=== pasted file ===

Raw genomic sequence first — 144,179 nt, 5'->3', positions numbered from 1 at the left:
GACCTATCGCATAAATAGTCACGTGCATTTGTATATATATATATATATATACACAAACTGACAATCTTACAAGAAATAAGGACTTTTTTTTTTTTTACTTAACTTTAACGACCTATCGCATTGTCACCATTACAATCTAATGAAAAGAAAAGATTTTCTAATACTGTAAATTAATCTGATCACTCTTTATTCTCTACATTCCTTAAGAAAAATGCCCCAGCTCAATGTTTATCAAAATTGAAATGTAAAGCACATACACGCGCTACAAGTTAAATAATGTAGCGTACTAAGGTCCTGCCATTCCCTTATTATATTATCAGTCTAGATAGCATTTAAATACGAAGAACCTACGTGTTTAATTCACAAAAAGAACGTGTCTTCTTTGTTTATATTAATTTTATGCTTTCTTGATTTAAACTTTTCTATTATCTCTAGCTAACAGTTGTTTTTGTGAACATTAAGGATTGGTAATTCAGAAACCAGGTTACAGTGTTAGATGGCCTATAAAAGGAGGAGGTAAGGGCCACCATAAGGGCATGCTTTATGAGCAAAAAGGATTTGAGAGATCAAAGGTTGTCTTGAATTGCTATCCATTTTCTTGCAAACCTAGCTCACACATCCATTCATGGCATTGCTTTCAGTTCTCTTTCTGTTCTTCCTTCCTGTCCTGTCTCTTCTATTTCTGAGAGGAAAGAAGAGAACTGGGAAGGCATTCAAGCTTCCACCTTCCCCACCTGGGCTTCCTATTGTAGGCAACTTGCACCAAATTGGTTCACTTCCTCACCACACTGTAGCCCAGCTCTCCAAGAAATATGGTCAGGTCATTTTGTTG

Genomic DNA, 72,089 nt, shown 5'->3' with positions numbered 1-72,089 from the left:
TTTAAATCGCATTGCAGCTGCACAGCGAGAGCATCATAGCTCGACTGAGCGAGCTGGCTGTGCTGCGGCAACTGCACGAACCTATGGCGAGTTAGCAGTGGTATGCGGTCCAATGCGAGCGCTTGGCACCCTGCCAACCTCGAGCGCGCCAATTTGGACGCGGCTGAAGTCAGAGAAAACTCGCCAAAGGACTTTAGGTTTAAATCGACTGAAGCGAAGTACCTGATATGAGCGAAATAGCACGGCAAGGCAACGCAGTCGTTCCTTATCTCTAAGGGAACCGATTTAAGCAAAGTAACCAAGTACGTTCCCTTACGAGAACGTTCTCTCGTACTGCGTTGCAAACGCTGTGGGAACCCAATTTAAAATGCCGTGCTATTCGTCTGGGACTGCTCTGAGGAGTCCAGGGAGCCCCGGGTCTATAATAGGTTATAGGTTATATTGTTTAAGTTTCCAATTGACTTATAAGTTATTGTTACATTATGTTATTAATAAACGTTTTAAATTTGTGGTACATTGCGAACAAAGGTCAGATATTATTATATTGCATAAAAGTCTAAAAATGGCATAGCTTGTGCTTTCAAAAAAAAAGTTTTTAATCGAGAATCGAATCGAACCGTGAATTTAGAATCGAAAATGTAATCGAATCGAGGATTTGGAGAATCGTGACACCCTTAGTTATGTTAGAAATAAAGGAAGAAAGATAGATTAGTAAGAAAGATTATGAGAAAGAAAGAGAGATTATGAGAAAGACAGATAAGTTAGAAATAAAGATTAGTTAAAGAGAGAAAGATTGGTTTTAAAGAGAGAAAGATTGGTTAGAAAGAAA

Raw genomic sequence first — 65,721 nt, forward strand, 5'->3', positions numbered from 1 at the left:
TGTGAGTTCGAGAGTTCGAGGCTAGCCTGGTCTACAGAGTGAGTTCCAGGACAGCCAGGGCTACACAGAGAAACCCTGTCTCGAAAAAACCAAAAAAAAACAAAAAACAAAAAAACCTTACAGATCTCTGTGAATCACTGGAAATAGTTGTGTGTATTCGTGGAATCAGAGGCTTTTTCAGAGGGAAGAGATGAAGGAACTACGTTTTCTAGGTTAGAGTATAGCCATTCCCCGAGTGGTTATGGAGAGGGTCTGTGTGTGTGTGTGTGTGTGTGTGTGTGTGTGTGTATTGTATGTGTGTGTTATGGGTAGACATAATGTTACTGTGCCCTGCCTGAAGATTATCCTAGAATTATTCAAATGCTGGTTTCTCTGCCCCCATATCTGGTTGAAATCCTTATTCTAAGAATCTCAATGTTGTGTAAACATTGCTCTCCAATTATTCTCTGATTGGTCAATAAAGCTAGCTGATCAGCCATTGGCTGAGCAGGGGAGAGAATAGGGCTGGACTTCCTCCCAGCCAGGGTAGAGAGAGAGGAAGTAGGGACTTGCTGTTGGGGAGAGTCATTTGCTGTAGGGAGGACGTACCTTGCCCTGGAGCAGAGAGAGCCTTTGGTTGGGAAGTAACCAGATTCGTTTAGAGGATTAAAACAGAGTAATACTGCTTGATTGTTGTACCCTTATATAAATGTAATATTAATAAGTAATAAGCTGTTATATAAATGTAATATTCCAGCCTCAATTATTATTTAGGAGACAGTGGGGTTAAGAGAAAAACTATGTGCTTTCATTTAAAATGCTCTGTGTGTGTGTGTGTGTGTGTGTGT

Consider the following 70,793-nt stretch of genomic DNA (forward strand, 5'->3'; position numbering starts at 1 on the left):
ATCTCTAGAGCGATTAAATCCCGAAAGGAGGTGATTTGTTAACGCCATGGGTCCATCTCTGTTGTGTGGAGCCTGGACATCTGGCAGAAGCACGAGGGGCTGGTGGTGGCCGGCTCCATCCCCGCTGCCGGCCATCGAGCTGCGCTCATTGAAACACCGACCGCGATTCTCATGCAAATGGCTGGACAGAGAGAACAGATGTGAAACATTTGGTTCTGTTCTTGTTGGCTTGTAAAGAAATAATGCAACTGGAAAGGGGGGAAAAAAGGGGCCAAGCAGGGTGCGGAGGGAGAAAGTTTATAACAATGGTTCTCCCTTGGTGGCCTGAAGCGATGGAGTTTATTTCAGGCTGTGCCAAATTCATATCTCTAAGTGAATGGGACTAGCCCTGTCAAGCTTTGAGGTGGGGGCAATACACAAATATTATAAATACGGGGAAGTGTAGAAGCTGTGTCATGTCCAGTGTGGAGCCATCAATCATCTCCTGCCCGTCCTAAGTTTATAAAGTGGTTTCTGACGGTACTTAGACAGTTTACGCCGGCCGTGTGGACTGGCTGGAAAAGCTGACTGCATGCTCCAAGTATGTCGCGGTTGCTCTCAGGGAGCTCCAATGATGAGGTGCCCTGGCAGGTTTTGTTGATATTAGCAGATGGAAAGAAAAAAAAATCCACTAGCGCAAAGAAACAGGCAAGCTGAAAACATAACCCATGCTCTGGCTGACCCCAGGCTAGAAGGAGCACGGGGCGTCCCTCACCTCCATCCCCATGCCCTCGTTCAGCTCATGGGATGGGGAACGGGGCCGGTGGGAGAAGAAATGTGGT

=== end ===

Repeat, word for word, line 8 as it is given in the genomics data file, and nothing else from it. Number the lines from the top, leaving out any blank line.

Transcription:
ATCTCTAGAGCGATTAAATCCCGAAAGGAGGTGATTTGTTAACGCCATGGGTCCATCTCTGTTGTGTGGAGCCTGGACATCTGGCAGAAGCACGAGGGGCTGGTGGTGGCCGGCTCCATCCCCGCTGCCGGCCATCGAGCTGCGCTCATTGAAACACCGACCGCGATTCTCATGCAAATGGCTGGACAGAGAGAACAGATGTGAAACATTTGGTTCTGTTCTTGTTGGCTTGTAAAGAAATAATGCAACTGGAAAGGGGGGAAAAAAGGGGCCAAGCAGGGTGCGGAGGGAGAAAGTTTATAACAATGGTTCTCCCTTGGTGGCCTGAAGCGATGGAGTTTATTTCAGGCTGTGCCAAATTCATATCTCTAAGTGAATGGGACTAGCCCTGTCAAGCTTTGAGGTGGGGGCAATACACAAATATTATAAATACGGGGAAGTGTAGAAGCTGTGTCATGTCCAGTGTGGAGCCATCAATCATCTCCTGCCCGTCCTAAGTTTATAAAGTGGTTTCTGACGGTACTTAGACAGTTTACGCCGGCCGTGTGGACTGGCTGGAAAAGCTGACTGCATGCTCCAAGTATGTCGCGGTTGCTCTCAGGGAGCTCCAATGATGAGGTGCCCTGGCAGGTTTTGTTGATATTAGCAGATGGAAAGAAAAAAAAATCCACTAGCGCAAAGAAACAGGCAAGCTGAAAACATAACCCATGCTCTGGCTGACCCCAGGCTAGAAGGAGCACGGGGCGTCCCTCACCTCCATCCCCATGCCCTCGTTCAGCTCATGGGATGGGGAACGGGGCCGGTGGGAGAAGAAATGTGGT